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What happens if my car is written off

What happens if my car is written off

If you’ve been involved in an accident and your insurance provider informs you that your car is a write-off, there’s no doubt that you’re feeling pretty stressed about the situation. This is our guide to everything you need to know going forward. 

Daniel Hutson
From the Motor team
minute read
posted 29 OCTOBER 2019

What happens if my car is written off

When your car’s written off, it’s retained by your insurance provider – you get a pay-out that is compensation for this. But if your car falls into categories S or N, then you do have the option of buying it back and fixing it yourself. It’s worth noting that these cars may be more difficult and more expensive to insure in the future.

What does it mean when your car’s a write-off?

After an accident, your car is considered a write-off if it’s beyond repair or would cost more to fix than the value of the car itself. Even if the car looks okay on the outside or has what you might consider to be minor damage (such as a scrape along the side), it could mean it’s heading to the scrap heap if any repairs are likely to cost more than the car’s value.

If your insurance provider thinks your car’s a write-off, it will fall into one of four categories, some of which have been updated as per the new Vehicle Salvage Code that came into effect as of October 2017:

  • Category A (Scrap): If placed into this category, it means that your vehicle is too damaged or old for repair. It also means that the car parts themselves are useless and can’t be sold second-hand  
  • Category B (Break): Cars placed into this category are also considered too damaged or old to be repaired. However, as long as they’re removed by an expert, some parts may be re-used or sold second-hand.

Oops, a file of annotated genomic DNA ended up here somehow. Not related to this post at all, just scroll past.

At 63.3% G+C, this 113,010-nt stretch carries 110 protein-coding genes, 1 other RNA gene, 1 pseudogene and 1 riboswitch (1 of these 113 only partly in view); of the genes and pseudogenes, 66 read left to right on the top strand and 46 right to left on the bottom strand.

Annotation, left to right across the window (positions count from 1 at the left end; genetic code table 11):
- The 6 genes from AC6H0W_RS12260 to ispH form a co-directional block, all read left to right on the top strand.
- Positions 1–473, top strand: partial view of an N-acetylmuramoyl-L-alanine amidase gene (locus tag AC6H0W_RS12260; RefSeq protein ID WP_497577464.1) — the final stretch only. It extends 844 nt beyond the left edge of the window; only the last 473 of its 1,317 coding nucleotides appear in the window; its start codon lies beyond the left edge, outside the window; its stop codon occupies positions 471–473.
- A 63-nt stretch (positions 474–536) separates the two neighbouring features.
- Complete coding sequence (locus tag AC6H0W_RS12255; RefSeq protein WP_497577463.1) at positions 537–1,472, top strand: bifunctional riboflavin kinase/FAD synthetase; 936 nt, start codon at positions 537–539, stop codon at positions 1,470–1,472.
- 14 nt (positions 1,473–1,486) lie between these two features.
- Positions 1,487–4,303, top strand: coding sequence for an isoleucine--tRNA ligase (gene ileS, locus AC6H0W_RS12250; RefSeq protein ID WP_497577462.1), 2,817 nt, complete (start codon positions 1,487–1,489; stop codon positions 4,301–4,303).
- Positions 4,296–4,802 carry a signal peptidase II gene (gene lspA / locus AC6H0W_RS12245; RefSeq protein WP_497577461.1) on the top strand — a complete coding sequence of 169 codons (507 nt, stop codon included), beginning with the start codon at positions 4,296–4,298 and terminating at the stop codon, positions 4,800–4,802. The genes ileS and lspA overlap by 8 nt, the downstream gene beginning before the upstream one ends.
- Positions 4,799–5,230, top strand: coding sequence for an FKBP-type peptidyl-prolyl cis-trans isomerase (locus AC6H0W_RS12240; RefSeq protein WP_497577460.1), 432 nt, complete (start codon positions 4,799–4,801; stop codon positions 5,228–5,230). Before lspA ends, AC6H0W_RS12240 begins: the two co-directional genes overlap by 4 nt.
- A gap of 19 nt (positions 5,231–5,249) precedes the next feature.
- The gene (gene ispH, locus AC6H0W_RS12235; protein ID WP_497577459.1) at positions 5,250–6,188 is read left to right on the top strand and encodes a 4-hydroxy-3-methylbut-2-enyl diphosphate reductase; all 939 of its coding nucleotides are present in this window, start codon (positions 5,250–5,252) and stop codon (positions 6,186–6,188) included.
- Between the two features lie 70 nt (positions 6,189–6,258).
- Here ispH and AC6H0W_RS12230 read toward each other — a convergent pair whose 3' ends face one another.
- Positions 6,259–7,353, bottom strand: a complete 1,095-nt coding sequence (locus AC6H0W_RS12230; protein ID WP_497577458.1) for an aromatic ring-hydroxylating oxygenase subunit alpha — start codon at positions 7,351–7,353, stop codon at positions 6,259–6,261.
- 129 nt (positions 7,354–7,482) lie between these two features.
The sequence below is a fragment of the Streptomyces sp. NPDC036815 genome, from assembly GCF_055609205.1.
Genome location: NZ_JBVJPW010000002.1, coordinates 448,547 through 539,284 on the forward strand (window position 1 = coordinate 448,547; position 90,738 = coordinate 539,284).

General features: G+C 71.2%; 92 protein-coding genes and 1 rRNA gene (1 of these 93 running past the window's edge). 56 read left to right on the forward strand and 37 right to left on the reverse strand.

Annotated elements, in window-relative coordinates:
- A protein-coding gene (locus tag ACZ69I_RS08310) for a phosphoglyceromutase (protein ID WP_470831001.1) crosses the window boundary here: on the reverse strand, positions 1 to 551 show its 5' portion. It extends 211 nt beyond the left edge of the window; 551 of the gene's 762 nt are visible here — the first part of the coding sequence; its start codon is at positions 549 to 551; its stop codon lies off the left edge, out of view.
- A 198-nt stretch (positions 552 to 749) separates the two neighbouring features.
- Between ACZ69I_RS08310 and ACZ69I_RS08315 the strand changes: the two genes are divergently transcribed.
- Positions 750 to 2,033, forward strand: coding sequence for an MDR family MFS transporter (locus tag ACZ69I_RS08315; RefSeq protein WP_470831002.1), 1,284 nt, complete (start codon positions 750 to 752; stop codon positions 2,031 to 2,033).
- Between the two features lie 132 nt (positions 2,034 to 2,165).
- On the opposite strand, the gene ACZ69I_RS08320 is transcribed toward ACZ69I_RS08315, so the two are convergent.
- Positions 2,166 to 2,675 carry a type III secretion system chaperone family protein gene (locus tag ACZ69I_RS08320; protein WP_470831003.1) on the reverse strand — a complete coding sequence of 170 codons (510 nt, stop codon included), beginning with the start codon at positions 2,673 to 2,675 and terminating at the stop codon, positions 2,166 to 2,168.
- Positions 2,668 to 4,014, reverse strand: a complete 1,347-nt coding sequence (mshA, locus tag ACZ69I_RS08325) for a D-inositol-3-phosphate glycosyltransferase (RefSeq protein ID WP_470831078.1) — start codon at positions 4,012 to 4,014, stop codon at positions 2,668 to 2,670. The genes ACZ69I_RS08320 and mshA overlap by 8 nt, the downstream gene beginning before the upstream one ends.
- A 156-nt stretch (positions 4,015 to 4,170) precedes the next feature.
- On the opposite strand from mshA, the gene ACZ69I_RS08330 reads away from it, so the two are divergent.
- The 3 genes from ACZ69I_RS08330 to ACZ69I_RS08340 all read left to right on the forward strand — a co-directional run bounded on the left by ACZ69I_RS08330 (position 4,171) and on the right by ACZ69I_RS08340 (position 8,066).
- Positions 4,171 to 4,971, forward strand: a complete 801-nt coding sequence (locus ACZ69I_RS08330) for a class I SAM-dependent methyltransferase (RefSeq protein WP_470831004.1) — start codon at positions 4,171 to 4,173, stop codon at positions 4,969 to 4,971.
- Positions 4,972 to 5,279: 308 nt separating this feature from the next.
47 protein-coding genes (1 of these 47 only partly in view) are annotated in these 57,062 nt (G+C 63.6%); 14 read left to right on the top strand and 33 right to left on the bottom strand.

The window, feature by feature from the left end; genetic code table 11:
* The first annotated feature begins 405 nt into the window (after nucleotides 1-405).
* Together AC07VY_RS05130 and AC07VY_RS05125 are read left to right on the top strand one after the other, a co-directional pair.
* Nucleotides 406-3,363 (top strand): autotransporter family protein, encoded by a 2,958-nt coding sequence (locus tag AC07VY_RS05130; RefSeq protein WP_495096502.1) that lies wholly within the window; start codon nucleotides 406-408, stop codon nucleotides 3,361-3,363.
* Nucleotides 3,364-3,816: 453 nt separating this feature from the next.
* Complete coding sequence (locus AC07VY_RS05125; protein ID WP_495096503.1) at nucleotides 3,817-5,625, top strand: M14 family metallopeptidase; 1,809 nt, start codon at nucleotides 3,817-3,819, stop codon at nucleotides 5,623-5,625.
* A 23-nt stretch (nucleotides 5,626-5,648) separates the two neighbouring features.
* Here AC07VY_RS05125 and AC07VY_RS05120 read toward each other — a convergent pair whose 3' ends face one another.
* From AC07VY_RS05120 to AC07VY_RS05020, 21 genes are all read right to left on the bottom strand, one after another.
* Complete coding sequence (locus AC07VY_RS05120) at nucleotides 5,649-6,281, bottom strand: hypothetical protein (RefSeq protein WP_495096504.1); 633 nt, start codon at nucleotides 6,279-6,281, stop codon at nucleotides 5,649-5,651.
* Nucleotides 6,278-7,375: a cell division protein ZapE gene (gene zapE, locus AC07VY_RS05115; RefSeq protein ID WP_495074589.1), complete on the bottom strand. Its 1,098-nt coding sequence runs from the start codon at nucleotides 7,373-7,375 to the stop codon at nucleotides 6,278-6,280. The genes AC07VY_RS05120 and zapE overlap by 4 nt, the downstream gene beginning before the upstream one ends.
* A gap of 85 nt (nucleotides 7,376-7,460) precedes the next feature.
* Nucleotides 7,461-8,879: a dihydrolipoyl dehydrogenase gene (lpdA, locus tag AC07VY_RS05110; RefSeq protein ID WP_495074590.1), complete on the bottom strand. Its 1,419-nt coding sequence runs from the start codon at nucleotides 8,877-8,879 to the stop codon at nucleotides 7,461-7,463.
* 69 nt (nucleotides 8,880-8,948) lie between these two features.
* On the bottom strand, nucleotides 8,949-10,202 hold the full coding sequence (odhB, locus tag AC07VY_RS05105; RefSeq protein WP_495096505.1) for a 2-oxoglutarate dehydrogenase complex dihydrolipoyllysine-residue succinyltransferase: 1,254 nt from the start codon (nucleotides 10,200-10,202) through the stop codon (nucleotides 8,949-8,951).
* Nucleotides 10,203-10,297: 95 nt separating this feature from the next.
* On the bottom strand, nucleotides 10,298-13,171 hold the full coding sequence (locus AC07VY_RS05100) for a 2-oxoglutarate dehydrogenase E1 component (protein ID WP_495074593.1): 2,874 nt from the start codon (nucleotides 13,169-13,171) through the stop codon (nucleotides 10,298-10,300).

• Category S (Structurally Damaged Repairable): These cars are able to be repaired and only have damage to the structure of the chassis. All Cat S cars will need to be re-registered with the DVLA before being put back on the road
  • Category N (Non-Structurally Damaged Repairable): As with Category S, Category N vehicles can also be repaired. These vehicles have only been damaged superficially and the structural integrity of the vehicle remains intact. There’s no need to re-register Category N cars with the DVLA before hitting the road again, but you will need to notify them that your car has been written off.

What happens if I still owe money on my vehicle when it’s written off?

You need to contact your finance provider as soon as possible to discuss the matter. As mentioned, if your car falls into category S or N, you have the option to buy the car back and fix it using your own money (just remember that it’ll almost certainly cost more to repair than it’s worth).

It may be possible to use the money you get from your insurance provider to buy another car and keep paying off your finance, but this would need to be negotiated with your finance provider.

Insurance is your safety net

Nobody wants to hear that their car’s a write-off, but having insurance means you should at least get your car’s value if it is. And that’s why it’s so important to use our car insurance comparison service to find the right car insurance policy for you.

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